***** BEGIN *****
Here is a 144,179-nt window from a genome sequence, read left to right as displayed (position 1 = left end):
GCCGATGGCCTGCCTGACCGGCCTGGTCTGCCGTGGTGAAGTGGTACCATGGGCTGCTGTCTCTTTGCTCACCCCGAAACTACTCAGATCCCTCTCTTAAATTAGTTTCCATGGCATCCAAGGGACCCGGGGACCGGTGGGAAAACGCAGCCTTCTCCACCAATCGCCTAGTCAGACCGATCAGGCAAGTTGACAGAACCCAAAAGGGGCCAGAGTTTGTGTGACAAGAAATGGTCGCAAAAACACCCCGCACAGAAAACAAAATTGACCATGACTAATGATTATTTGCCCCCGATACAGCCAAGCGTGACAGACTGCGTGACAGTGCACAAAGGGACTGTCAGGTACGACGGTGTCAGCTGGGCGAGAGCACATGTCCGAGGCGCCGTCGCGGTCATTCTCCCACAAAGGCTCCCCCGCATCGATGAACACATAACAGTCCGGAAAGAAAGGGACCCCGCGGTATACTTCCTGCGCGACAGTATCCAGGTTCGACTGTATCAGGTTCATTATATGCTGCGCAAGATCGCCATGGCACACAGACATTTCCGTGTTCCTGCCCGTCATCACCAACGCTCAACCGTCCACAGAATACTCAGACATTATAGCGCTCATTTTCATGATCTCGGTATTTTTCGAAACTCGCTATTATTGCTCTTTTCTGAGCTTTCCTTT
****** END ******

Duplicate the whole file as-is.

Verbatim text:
Here is a 144,179-nt window from a genome sequence, read left to right as displayed (position 1 = left end):
GCCGATGGCCTGCCTGACCGGCCTGGTCTGCCGTGGTGAAGTGGTACCATGGGCTGCTGTCTCTTTGCTCACCCCGAAACTACTCAGATCCCTCTCTTAAATTAGTTTCCATGGCATCCAAGGGACCCGGGGACCGGTGGGAAAACGCAGCCTTCTCCACCAATCGCCTAGTCAGACCGATCAGGCAAGTTGACAGAACCCAAAAGGGGCCAGAGTTTGTGTGACAAGAAATGGTCGCAAAAACACCCCGCACAGAAAACAAAATTGACCATGACTAATGATTATTTGCCCCCGATACAGCCAAGCGTGACAGACTGCGTGACAGTGCACAAAGGGACTGTCAGGTACGACGGTGTCAGCTGGGCGAGAGCACATGTCCGAGGCGCCGTCGCGGTCATTCTCCCACAAAGGCTCCCCCGCATCGATGAACACATAACAGTCCGGAAAGAAAGGGACCCCGCGGTATACTTCCTGCGCGACAGTATCCAGGTTCGACTGTATCAGGTTCATTATATGCTGCGCAAGATCGCCATGGCACACAGACATTTCCGTGTTCCTGCCCGTCATCACCAACGCTCAACCGTCCACAGAATACTCAGACATTATAGCGCTCATTTTCATGATCTCGGTATTTTTCGAAACTCGCTATTATTGCTCTTTTCTGAGCTTTCCTTT